I don’t have a problem with Noah as a (not THE) second Adam, at least to a degree. The flood is an anit-creation clearly, and God renews with Noah the creation mandate given in Gen 1 (but the 'adam vs. Adam might confuse this connection). And, both have their “falls”; but, yes, Adam’s fall had more far-ranging effects.

So I can respect trying to tighten up the language if one prefers.


While I agree with M. Heiser that there is a Divine Council, I don’t see it everywhere he does, including here. Men were called “the sons of God” before the Babylonian captivity. I wonder if it is not counting the 70 descendants of Noah as the “sons of God” here as a distinguished form of address for the inheritors of the covenant.

To be a double spoilsport, the language in chapters nine and ten where it says “by these were the nations divided” doesn’t really mean a situation where they were the physical ancestors of everyone in the new nation. More like their large personal households with many servants and hangers-on became the core of new nations.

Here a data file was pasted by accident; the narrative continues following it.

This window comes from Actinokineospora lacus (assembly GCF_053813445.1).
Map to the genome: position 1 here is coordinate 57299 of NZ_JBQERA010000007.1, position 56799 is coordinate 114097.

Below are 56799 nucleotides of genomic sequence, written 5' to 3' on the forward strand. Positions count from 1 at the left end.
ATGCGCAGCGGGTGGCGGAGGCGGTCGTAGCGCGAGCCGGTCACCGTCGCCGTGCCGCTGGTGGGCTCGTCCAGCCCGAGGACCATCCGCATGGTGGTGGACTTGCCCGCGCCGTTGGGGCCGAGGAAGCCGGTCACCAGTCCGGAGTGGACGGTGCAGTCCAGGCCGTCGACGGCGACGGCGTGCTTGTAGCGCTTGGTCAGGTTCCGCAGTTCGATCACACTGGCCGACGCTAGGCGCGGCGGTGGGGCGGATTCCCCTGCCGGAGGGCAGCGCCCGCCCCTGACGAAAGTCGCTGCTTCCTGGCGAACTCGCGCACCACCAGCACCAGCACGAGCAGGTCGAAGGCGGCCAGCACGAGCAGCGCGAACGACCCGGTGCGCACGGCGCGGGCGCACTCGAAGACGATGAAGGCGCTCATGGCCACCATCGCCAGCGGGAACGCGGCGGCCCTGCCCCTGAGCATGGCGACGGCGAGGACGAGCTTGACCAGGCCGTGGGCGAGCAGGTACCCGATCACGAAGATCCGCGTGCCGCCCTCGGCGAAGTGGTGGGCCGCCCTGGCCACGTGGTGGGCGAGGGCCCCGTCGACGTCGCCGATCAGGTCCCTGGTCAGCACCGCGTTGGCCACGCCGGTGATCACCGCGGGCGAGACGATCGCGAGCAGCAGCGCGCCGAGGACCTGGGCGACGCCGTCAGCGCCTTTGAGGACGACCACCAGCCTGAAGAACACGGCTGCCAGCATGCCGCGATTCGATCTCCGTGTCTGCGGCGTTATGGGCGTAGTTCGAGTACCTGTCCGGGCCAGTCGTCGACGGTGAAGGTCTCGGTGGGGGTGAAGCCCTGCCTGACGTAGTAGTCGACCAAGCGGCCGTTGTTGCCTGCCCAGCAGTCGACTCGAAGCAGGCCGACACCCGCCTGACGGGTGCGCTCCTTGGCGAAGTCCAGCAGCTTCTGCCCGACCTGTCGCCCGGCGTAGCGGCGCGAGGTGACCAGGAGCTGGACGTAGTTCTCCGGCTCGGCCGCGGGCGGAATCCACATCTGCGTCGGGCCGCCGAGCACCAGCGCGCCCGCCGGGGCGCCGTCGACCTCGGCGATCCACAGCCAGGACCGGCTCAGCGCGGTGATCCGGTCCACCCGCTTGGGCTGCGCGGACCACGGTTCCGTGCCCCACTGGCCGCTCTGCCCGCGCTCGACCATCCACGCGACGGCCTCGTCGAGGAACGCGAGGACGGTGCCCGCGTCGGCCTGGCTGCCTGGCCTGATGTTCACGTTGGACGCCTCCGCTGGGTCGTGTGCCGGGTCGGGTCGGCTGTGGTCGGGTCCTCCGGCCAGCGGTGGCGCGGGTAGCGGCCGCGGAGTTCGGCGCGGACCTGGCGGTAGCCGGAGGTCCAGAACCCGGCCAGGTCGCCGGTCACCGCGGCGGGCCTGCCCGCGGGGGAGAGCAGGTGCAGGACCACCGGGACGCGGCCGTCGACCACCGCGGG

Where is the plural ever used of human beings in the OT (or ANE)? I still favor Heiser’s read, but you’re not the only one to differ with him. With Deut 32:8, however, the LXX uses angeloi. And why would MT change it to “sons of Israel”? And what of silmilar language in Deut 4:19?

In what sense do you see Adam as a special creation?